Geriatric Healthcare Specialist East Liverpool OH

In a study recently published in the Journal of Alzheimer’s Disease, researchers from Brown Medical School found that reduced glucose uptake and decreased metabolism in the hippocampus—the area of the brain associated with memory—cause neurodegeneration and cognitive impairment.

Nevedita Saigal, MD
16687 Saint Clair Ave
East Liverpool, OH
Specialties
Geriatrics, Geriatric Medicine-Internal Medicine
Gender
Female
Education
Medical School: Maulana Azad Med Coll, Univ Of Delhi, New Delhi, Delhi, India
Graduation Year: 1997

Data Provided by:
Mark Howard Overton, MD
(724) 378-6565
Monaca, PA
Specialties
Geriatrics, Geriatric Medicine-Internal Medicine
Gender
Male
Education
Medical School: Or Hlth Sci Univ Sch Of Med, Portland Or 97201
Graduation Year: 1981

Data Provided by:
Susan Elaine Berner
(937) 681-5740
7792 Misty Shore Dr
West Chester, OH
Specialty
Geriatric Medicine

Data Provided by:
Naveena Nelson
(513) 585-9384
3200 Burnet Ave
Cincinnati, OH
Specialty
Geriatric Medicine

Data Provided by:
Sally L Brooks, MD
(513) 336-3090
MB2-535 4361 Irwin Simpson Rd
Mason, OH
Specialties
Geriatrics, Geriatric Medicine-Internal Medicine
Gender
Female
Education
Medical School: Marshall Univ Sch Of Med, Huntington Wv 25755
Graduation Year: 1988

Data Provided by:
Shantanu Saraswat, MD
(330) 386-4215
15122 Sprucevale Rd Apt A
East Liverpool, OH
Specialties
Geriatrics, Geriatric Medicine-Family Practice
Gender
Male
Education
Medical School: Maulana Azad Med Coll, Univ Of Delhi, New Delhi, Delhi, India
Graduation Year: 1997

Data Provided by:
Paul Robert Moyer, MD
(215) 343-4388
77 E Woodbury Dr
Dayton, OH
Specialties
Geriatrics, Geriatric Medicine-Internal Medicine
Gender
Male
Education
Medical School: Univ Of Pa Sch Of Med, Philadelphia Pa 19104
Graduation Year: 1967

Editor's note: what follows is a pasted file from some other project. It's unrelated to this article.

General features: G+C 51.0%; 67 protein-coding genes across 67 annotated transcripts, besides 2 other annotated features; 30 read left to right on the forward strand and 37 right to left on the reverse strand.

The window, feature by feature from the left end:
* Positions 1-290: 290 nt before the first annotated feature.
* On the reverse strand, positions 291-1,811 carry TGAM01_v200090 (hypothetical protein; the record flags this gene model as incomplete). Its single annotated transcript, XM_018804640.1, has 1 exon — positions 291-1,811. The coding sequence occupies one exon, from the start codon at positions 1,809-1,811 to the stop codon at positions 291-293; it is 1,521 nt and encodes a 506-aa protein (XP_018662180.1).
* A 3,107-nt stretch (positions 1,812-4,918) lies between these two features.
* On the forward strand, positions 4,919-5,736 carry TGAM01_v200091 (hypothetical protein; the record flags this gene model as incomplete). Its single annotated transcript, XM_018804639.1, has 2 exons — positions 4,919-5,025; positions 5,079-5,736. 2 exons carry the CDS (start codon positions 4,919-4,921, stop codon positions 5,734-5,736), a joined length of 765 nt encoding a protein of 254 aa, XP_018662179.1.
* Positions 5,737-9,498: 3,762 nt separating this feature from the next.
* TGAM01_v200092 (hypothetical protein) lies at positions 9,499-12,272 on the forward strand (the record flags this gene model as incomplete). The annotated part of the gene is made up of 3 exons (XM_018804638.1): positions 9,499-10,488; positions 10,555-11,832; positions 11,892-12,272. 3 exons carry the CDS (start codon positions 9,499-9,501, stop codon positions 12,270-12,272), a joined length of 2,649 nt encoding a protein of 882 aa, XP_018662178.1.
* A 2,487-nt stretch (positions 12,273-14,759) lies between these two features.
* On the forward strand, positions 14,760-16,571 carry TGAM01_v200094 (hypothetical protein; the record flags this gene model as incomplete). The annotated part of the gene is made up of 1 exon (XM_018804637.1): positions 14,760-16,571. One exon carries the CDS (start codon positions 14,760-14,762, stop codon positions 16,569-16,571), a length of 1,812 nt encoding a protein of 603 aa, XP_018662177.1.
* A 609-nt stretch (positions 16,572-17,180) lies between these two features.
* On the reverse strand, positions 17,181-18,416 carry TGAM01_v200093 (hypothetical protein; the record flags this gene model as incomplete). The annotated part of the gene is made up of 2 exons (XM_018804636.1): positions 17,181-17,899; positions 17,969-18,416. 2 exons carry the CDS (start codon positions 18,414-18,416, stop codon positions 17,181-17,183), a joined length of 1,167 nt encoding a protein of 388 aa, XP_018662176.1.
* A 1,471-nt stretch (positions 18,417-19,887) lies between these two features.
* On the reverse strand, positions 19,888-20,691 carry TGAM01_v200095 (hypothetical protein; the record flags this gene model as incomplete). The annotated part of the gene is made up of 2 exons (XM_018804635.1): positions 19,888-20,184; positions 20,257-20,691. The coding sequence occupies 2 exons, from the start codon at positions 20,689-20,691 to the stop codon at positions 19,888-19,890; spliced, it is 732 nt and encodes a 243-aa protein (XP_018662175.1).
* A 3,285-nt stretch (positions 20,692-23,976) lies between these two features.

Data Provided by:
Patrick K Murray
(216) 778-8529
2500 Metrohealth Dr
Cleveland, OH
Specialty
Internal Medicine, Geriatric Medicine

Data Provided by:
Allison Jay Batchelor
(740) 593-2482
142 Parks Hall
Athens, OH
Specialty
Internal Medicine, Geriatric Medicine

Data Provided by:
Esmeralda C Espino, MD
(330) 759-2679
32 Goldie Rd
Youngstown, OH
Specialties
Geriatrics, Geriatric Medicine-Family Practice
Gender
Female
Education
Medical School: Univ Of Santo Tomas, Fac Of Med And Surg, Manila, Philippines
Graduation Year: 1963

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Food for Thought

Provided by: 

By Kris Kucera

Rarely does an extended family get a free pass from Alzheimer’s disease or diabetes mellitus. On the surface, these two afflictions appear totally unrelated —Alzheimer’s (AD), Mother Nature’s cruel version of identity theft; and diabetes, the glucose-metabolism disorder that affects both young and old alike. However, new research indicates that the two diseases behave in a similar manner.

In a study recently published in the Journal of Alzheimer’s Disease, researchers from Brown Medical School found that reduced glucose uptake and decreased metabolism in the hippocampus—the area of the brain associated with memory—cause neurodegeneration and cognitive impairment. This, they say, suggests that a form of diabetes, tentatively dubbed type 3, leads to AD.

Type 1 diabetes results from a severe or complete lack of insulin, a hormone made in the pancreas that controls blood sugar. Type 2, dubbed adult onset diabetes (although these days it occurs in teenagers and even younger kids), also stems from a dearth of insulin, or insulin resistance —the existing insulin molecules cannot deliver glucose through the cells’ membranes. Surprisingly, the researchers found a new form of insulin, produced in the brain, and they believe that, over time, decreasing levels of this “brain insulin” and other insulin-related proteins ultimately precipitate AD. While levels of brain insulin have no known affect on a body’s overall blood sugar, scientists have long recognized that diabetes patients are more likely to develop AD than those without the disease.

Skeptics of the Brown team’s findings argue that our brains produce so little insulin in the first place, reduced levels of the hormone can’t possibly play a significant role in AD. Regardless, the new data show that AD may be a neuroendocrine disorder, thus increasing the possibility for more effective treatments. And that gives hope to all of us who may one day be touched, directly or indirectly, by the merciless hand of AD.

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